Just as the same creative team’s The Green Fog (2017) milked its inspiration from Alfred Hitchcock’s Vertigo (1958), Accidence departs from the basic set-up of the Master’s Rear Window (1954): looking voyeuristically into the dramas unfolding simultaneously in the diverse rooms of an apartment building – but without the fictive go-between of a central character spying from a facing room.
Here, it’s an unusual kind of ‘bionic camera’ eye. The closer and longer we peer through and with it, however, the stranger everything becomes …
Ever since André Bazin’s famous musings on the notion of democratic spectatorship, and Jacques Tati’s epic experiment with that notion in Playtime (1967), cineastes and cinephiles have dreamed of movies in which many things would happen on screen all at once – and viewers would be free to look at and concentrate on whatever they wished, to choose their own focus and hence “make their own film”.
It's a dream that tantalises filmmakers, but also one that can easily disappoint viewers. What film has ever truly been absolutely open and democratic – yet remained coherent and shaped enough to still be a rewarding experience per se? It’s tempting to flee the fantasy of the “open work” and return to the comfort of a classically well-made movie … The history of film criticism tends to dance nervously between these options, alternately elated and jaded.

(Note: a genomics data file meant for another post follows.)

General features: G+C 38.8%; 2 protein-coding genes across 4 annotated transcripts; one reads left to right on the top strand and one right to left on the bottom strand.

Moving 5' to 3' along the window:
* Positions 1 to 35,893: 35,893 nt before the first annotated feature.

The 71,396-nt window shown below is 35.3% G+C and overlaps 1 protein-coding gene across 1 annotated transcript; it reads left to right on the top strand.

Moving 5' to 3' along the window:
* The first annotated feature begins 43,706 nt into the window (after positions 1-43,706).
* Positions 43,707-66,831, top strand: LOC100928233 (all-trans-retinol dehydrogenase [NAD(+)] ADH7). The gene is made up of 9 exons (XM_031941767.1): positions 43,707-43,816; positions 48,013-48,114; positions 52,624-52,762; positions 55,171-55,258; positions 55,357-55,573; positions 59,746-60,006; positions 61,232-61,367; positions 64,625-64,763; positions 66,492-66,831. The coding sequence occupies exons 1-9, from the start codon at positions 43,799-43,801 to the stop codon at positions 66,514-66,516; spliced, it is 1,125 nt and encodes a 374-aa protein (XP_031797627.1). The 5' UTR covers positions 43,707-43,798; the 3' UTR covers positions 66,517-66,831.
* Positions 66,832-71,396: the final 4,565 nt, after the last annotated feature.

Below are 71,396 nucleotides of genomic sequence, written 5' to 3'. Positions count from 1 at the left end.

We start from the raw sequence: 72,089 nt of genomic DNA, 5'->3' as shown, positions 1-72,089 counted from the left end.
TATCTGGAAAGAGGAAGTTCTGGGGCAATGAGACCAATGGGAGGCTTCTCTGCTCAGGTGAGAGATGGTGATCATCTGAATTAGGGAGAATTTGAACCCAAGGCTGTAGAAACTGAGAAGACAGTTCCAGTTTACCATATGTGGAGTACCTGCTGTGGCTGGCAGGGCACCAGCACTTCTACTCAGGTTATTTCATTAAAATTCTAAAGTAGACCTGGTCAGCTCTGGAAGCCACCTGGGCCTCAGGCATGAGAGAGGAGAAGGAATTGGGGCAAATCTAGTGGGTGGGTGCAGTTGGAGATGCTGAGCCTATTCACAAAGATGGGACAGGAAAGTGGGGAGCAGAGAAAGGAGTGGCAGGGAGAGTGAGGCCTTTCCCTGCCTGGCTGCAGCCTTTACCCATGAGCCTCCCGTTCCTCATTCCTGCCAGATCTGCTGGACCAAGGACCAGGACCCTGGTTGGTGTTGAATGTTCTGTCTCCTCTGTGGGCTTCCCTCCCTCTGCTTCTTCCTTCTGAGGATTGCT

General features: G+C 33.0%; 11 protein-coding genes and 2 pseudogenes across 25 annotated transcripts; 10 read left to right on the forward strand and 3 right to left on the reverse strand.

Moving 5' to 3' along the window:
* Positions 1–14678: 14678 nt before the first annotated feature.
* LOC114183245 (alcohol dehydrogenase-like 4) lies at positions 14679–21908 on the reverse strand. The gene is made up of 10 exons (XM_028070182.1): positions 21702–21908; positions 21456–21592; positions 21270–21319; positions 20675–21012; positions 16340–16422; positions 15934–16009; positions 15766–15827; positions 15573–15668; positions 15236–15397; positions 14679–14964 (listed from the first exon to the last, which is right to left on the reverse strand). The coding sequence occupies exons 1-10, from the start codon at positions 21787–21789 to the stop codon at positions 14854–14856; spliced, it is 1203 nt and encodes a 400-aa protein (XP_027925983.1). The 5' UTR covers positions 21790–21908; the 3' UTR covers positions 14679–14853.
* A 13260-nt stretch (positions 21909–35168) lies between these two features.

In Accidence, Maddin and the Johnsons both grant that Utopian wish of screen-democracy, while ingeniously frustrating it. So, they have their meta-cinematic cake and eat it, too – all in a brisk, busy nine minutes (contrary to The Green Fog, which stretched itself somewhat laboriously to 63).
This is due to the mobile framing mechanism that forever seems to be zooming from the panoramic long-shot into something significant, but then pulling out; the odd discrepancies and distortions that pile up in our addled field of vision; and, ultimately, the endless-looping effect that places all in doubt.
Recursivity, mark of the avant-garde! But also of Raúl Ruiz, or of the British horror film Dead of Night (1945) …
Thanks to the witty combination of analogue and digital resources, and a divertingly askew soundtrack, Accidence begs to be watched over and over again.
© Adrian Martin September 2018